New research from Irish Life shows low rates of pension coverage in the private sector, an over-reliance on cash deposits and highlights the fact that only two out of five Irish adults say they have ever invested money before.

According to Gerry Hassett, managing director of retail at Irish Life, this can be partly seen as a hangover from the economic collapse.

“I think it’s risk aversion, I think it’s inertia, frankly,” he said.

“I think people feel that maybe it’s a risk-free option but with deposit rates at an all time low and government bonds at an all time low, it’s not a risk-free decision any more.”

Mr Hassett said both savers and investors would need to start looking more widely in order to find places to put their money if they should hope to make a return on it in the future – pointing out that Irish people typically hold as much as two to three times as much in cash as those in Britain.

Irish Life has also raised concerns about the state of the pensions market in Ireland, saying that coverage is still far too low compared to other countries.

“There is a pensions time bomb, we need to increase coverage in Ireland,” Mr Hassett said. "We’re at 50% and the international norm is anywhere between 75% and 90%.”

He said his company’s call to have this addressed was about more than just adding to the fees they earn, as there is a lot of issues at play which hinge on a solution being found.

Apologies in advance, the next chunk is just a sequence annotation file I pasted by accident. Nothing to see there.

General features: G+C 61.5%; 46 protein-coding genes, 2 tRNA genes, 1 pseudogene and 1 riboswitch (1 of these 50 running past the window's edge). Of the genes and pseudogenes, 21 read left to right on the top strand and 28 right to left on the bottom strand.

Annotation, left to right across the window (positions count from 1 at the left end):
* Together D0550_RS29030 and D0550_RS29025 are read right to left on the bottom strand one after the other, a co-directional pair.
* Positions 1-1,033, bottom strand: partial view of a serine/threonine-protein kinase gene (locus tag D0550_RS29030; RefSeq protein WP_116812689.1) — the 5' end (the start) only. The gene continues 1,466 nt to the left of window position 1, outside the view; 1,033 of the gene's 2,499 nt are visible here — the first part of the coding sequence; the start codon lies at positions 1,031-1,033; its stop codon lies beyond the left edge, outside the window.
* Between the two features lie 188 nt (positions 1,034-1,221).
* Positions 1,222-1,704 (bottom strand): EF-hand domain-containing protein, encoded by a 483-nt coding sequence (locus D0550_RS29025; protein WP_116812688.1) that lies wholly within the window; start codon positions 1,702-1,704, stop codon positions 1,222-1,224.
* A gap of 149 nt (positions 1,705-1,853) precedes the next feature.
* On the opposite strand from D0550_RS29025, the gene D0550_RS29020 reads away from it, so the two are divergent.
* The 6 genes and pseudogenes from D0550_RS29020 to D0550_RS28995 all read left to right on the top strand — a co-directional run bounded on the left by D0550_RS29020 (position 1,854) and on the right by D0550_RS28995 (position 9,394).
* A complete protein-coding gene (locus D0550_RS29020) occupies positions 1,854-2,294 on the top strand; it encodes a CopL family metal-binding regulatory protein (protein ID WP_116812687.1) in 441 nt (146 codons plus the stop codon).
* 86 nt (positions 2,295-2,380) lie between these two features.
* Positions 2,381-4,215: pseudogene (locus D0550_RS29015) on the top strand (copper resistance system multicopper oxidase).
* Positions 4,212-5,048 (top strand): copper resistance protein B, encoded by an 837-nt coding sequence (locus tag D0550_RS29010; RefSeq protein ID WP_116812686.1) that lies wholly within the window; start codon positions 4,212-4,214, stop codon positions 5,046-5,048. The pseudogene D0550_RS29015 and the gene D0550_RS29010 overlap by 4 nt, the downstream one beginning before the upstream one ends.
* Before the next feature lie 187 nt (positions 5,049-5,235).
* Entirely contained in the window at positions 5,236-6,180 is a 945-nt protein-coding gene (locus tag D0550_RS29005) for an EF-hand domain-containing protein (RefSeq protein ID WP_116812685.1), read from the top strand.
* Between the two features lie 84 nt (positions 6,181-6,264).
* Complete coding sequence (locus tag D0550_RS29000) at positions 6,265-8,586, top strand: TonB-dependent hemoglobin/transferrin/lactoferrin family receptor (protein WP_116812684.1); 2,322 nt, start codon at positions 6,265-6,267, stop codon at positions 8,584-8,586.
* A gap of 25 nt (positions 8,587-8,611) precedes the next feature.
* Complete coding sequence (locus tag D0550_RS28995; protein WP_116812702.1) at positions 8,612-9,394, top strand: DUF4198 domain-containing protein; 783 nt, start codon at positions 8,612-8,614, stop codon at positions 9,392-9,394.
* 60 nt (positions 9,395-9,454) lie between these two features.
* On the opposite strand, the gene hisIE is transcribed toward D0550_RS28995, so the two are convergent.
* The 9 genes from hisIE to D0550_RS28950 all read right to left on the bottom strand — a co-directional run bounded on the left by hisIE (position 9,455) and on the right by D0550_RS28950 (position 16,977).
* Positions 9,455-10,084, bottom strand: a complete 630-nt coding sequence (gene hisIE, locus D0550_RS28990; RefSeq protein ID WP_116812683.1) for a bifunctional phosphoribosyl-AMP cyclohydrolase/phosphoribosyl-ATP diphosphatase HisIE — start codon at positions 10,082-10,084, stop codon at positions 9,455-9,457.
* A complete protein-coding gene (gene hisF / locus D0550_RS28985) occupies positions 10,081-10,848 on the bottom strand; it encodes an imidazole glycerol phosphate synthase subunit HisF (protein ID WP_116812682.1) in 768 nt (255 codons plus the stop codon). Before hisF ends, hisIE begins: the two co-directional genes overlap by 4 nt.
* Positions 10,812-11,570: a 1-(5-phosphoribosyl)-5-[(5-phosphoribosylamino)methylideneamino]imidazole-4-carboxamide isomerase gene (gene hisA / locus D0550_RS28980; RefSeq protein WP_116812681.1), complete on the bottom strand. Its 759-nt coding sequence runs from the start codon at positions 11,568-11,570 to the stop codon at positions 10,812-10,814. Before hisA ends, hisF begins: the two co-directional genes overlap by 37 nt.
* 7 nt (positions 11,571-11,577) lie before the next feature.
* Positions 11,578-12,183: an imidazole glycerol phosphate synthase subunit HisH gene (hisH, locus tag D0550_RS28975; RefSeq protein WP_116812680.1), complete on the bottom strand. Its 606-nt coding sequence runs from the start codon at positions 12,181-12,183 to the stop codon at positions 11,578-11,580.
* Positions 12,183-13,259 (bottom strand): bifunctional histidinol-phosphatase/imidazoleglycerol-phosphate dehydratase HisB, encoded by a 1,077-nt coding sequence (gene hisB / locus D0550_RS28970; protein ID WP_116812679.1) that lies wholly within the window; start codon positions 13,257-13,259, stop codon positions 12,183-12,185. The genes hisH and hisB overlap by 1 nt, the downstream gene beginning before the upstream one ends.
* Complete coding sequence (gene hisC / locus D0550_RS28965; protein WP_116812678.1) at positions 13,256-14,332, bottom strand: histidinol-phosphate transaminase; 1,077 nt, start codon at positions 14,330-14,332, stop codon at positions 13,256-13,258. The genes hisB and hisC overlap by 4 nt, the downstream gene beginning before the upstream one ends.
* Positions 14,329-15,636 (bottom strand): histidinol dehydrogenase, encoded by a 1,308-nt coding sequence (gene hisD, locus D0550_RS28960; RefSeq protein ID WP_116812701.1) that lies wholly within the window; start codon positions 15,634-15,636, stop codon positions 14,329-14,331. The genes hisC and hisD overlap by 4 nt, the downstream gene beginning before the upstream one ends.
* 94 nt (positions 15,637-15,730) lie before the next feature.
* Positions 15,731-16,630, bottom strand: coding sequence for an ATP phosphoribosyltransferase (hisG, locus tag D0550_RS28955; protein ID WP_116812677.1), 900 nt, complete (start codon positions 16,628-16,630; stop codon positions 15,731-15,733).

“It’s a much more complex thing than that,” Mr Hassett said. “We want to have a vibrant retirement planning market in Ireland, there’s a whole series of issues including the State pension in there, but we will work constructively with Government on this.”

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Morning Briefs - Enterprise Ireland has committed €15m to a new, €85m fund which will look to invest in companies in the life sciences sector. Fountain Healthcare Partners 2 is expected to make up to 15 investments in pharmaceuticals, biotechnology, medical devices and diagnostics ventures over its lifetime. The €15m contribution from Enterprise Ireland is the first tranche of a €175m commitment under the Seed and Venture Capital Scheme through which the state body hopes to attract additional private money to put together a €700m fund.

*** Australian bank Macquarie Group's aircraft leasing subsidiary is reported to be in exclusive talks to buy a portfolio of new planes from Dublin-based leasing firm AWAS for more than $4 billion.

Reuters reports the two are negotiating a deal for 100 newly built and on-order aircraft being sold by AWAS and cites unnamed people who, it says, are familiar with the matter.

*** The bank billed the most accurate currency forecaster in 2014 predicts the euro and the dollar will be at parity within 2 years. The single currency has fallen from its 2014 peak of just under $1.40 to $1.175 yesterday. Dutch bank ING says the euro will continue to slide and will drop back to $1 before the end of 2016. The euro and the dollar have not been at parity since 2002. ING topped Bloomberg's list of the most accurate currency forecasters last year when it predicted last January the euro would fall by 13% to $1.20 by the end of the year. It ended the year at $1.2098.